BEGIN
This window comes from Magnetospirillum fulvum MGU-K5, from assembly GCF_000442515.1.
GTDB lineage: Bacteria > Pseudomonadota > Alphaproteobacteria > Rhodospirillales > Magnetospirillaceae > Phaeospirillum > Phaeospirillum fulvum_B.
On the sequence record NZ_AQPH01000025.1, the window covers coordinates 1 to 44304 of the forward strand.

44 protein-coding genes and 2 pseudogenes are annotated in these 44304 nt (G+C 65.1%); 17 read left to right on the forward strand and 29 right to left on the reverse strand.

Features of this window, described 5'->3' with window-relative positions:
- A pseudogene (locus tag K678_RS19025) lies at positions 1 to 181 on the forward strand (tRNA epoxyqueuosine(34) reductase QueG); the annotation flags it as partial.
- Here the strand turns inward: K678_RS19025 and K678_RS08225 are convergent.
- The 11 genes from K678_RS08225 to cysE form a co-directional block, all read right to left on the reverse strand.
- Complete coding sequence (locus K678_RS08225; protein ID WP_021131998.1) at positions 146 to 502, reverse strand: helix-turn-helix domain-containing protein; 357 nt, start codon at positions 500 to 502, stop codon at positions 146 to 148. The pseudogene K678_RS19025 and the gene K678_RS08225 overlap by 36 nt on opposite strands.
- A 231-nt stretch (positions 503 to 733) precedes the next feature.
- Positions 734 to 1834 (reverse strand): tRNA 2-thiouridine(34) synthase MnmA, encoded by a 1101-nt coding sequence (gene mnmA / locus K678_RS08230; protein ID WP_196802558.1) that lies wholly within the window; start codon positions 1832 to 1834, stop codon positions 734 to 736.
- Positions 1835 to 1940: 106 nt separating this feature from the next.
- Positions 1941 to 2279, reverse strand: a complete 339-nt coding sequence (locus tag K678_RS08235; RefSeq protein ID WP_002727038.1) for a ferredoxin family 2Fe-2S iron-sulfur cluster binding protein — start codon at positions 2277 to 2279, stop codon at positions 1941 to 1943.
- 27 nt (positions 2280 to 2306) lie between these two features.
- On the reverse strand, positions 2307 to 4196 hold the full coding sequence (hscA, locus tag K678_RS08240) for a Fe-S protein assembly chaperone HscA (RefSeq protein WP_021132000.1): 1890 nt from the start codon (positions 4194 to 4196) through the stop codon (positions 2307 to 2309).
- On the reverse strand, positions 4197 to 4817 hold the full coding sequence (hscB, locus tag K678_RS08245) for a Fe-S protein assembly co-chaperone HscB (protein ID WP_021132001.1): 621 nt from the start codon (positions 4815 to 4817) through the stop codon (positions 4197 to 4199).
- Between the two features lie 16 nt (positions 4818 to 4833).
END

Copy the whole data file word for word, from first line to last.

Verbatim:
This window comes from Magnetospirillum fulvum MGU-K5, from assembly GCF_000442515.1.
GTDB lineage: Bacteria > Pseudomonadota > Alphaproteobacteria > Rhodospirillales > Magnetospirillaceae > Phaeospirillum > Phaeospirillum fulvum_B.
On the sequence record NZ_AQPH01000025.1, the window covers coordinates 1 to 44304 of the forward strand.

44 protein-coding genes and 2 pseudogenes are annotated in these 44304 nt (G+C 65.1%); 17 read left to right on the forward strand and 29 right to left on the reverse strand.

Features of this window, described 5'->3' with window-relative positions:
- A pseudogene (locus tag K678_RS19025) lies at positions 1 to 181 on the forward strand (tRNA epoxyqueuosine(34) reductase QueG); the annotation flags it as partial.
- Here the strand turns inward: K678_RS19025 and K678_RS08225 are convergent.
- The 11 genes from K678_RS08225 to cysE form a co-directional block, all read right to left on the reverse strand.
- Complete coding sequence (locus K678_RS08225; protein ID WP_021131998.1) at positions 146 to 502, reverse strand: helix-turn-helix domain-containing protein; 357 nt, start codon at positions 500 to 502, stop codon at positions 146 to 148. The pseudogene K678_RS19025 and the gene K678_RS08225 overlap by 36 nt on opposite strands.
- A 231-nt stretch (positions 503 to 733) precedes the next feature.
- Positions 734 to 1834 (reverse strand): tRNA 2-thiouridine(34) synthase MnmA, encoded by a 1101-nt coding sequence (gene mnmA / locus K678_RS08230; protein ID WP_196802558.1) that lies wholly within the window; start codon positions 1832 to 1834, stop codon positions 734 to 736.
- Positions 1835 to 1940: 106 nt separating this feature from the next.
- Positions 1941 to 2279, reverse strand: a complete 339-nt coding sequence (locus tag K678_RS08235; RefSeq protein ID WP_002727038.1) for a ferredoxin family 2Fe-2S iron-sulfur cluster binding protein — start codon at positions 2277 to 2279, stop codon at positions 1941 to 1943.
- 27 nt (positions 2280 to 2306) lie between these two features.
- On the reverse strand, positions 2307 to 4196 hold the full coding sequence (hscA, locus tag K678_RS08240) for a Fe-S protein assembly chaperone HscA (RefSeq protein WP_021132000.1): 1890 nt from the start codon (positions 4194 to 4196) through the stop codon (positions 2307 to 2309).
- On the reverse strand, positions 4197 to 4817 hold the full coding sequence (hscB, locus tag K678_RS08245) for a Fe-S protein assembly co-chaperone HscB (protein ID WP_021132001.1): 621 nt from the start codon (positions 4815 to 4817) through the stop codon (positions 4197 to 4199).
- Between the two features lie 16 nt (positions 4818 to 4833).